It's easy enough to understand why Rovio Stars, the new third-party publishing arm of the famous Finnish developer, would have snapped up a title like Nitrome's Icebreaker: A Viking Voyage. It's a physics puzzler through and through, and so represents very comfortable ground for the Angry Birds giant. It's also different enough from the company's flagship product to legitimize this new publishing venture.
Your job is to slice and dice the icy land in each level. Make a slash Cut The Rope-style, and the ice you've cut apart will start sliding around the screen. Your job is to deliver the brave Vikings stuck in, on, or around the ice and bring them to the safety of the longship positioned elsewhere on the screen.
It sounds simple enough, and at first it is. A careful bit of chopping will see you breeze through the early levels, and if you end up with a little bit of ice standing between you and victory, the captain of the longship will chop away at any fellow warriors held within, freeing them in the process. Bonus coins are hidden away in chests, and these can also be brought to the boat for a little bonus booty, albeit at the cost of complicating the solution. This is where the real replay value of the game is to be found, as you try to eke out an ever more efficient solution while still getting your hands on everything.
Rest assured that things do get more complicated as you head deeper and deeper into the game, though. You'll have to avoid or destroy certain creatures, and they'll sometimes dirty the level with their icky snot which your traveling ice lumps latch on to, forcing you to make further careful cuts. You'll even have to mix up objectives from time to time, delivering different people and animals to different ships.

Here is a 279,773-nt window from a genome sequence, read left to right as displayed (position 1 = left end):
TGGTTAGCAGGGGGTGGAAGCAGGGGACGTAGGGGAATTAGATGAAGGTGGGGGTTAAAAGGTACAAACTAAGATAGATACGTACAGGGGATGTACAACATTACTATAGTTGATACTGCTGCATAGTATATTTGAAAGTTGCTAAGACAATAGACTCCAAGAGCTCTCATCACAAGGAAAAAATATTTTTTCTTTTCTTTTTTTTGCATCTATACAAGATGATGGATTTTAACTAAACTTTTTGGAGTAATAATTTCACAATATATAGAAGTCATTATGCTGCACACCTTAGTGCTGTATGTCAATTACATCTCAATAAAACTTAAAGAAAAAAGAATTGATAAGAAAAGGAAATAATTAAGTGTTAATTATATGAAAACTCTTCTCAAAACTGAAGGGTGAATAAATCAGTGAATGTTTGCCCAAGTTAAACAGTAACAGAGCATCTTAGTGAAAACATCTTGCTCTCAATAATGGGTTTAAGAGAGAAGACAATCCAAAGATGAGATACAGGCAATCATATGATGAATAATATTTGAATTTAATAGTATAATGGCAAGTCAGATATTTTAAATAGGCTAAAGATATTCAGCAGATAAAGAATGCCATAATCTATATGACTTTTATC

The pacing of the difficulty is only really where the game lets itself down a bit. Given that the iPad version of the game costs nearly three times as much as the iPhone version ($2.99 & $0.99 respectively) it's certainly pricier than the majority of the games that fill this bloated genre on the App Store. That wouldn't be too much of a problem, given the generous selection of content and the high production values, were it not for the in-app purchases available in the game.
The difficulty curve is a tough but satisfying one, although it occasionally assumes a near vertical stance. Here you'll find yourself most tempted by the IAPs - you can pay to use your tilt controls to nudge gravity a little, reposition Vikings on the screen, and so on. You can complete the game without resorting to these additional purchases, but we couldn't shake the feeling that the game's challenge is being used a little inelegantly to nudge you towards these game-changing upgrades.
Fortunately, there's enough variety and imagination in the level design, not to mention humor in the game's storytelling, to help Icebreaker just about rise above these concerns. You can expect a stiffer challenge here than you'll get from the average physics puzzler, but that's not necessarily a bad thing in 2013.
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